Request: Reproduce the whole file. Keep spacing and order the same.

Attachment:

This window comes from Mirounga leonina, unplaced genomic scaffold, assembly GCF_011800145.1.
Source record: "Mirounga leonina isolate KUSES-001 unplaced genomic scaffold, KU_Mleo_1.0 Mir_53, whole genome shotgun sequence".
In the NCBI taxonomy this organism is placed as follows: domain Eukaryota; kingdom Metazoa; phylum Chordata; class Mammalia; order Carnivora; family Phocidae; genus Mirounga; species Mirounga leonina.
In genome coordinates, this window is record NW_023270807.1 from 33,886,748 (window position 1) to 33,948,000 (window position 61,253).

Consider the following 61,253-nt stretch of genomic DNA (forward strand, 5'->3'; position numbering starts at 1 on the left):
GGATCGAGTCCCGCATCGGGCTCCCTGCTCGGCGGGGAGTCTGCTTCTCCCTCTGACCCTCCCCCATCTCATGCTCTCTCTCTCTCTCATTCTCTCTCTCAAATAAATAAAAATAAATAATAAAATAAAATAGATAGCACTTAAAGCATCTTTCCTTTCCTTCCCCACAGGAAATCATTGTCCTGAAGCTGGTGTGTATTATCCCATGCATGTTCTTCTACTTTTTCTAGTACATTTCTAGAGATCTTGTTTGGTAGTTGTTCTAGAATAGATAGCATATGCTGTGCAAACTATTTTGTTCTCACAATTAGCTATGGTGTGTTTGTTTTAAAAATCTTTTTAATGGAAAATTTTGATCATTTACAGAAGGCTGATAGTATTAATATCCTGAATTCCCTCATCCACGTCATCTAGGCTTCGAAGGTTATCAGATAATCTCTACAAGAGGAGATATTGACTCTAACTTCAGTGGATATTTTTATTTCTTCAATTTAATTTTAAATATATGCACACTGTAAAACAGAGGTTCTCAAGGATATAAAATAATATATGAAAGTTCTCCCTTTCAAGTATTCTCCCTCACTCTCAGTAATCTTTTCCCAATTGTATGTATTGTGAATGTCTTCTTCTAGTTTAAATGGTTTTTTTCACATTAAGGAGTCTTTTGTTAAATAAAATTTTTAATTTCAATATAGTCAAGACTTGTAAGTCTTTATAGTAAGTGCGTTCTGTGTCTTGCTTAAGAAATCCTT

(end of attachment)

This window comes from Mirounga leonina, unplaced genomic scaffold, assembly GCF_011800145.1.
Source record: "Mirounga leonina isolate KUSES-001 unplaced genomic scaffold, KU_Mleo_1.0 Mir_53, whole genome shotgun sequence".
In the NCBI taxonomy this organism is placed as follows: domain Eukaryota; kingdom Metazoa; phylum Chordata; class Mammalia; order Carnivora; family Phocidae; genus Mirounga; species Mirounga leonina.
In genome coordinates, this window is record NW_023270807.1 from 33,886,748 (window position 1) to 33,948,000 (window position 61,253).

Consider the following 61,253-nt stretch of genomic DNA (forward strand, 5'->3'; position numbering starts at 1 on the left):
GGATCGAGTCCCGCATCGGGCTCCCTGCTCGGCGGGGAGTCTGCTTCTCCCTCTGACCCTCCCCCATCTCATGCTCTCTCTCTCTCTCATTCTCTCTCTCAAATAAATAAAAATAAATAATAAAATAAAATAGATAGCACTTAAAGCATCTTTCCTTTCCTTCCCCACAGGAAATCATTGTCCTGAAGCTGGTGTGTATTATCCCATGCATGTTCTTCTACTTTTTCTAGTACATTTCTAGAGATCTTGTTTGGTAGTTGTTCTAGAATAGATAGCATATGCTGTGCAAACTATTTTGTTCTCACAATTAGCTATGGTGTGTTTGTTTTAAAAATCTTTTTAATGGAAAATTTTGATCATTTACAGAAGGCTGATAGTATTAATATCCTGAATTCCCTCATCCACGTCATCTAGGCTTCGAAGGTTATCAGATAATCTCTACAAGAGGAGATATTGACTCTAACTTCAGTGGATATTTTTATTTCTTCAATTTAATTTTAAATATATGCACACTGTAAAACAGAGGTTCTCAAGGATATAAAATAATATATGAAAGTTCTCCCTTTCAAGTATTCTCCCTCACTCTCAGTAATCTTTTCCCAATTGTATGTATTGTGAATGTCTTCTTCTAGTTTAAATGGTTTTTTTCACATTAAGGAGTCTTTTGTTAAATAAAATTTTTAATTTCAATATAGTCAAGACTTGTAAGTCTTTATAGTAAGTGCGTTCTGTGTCTTGCTTAAGAAATCCTT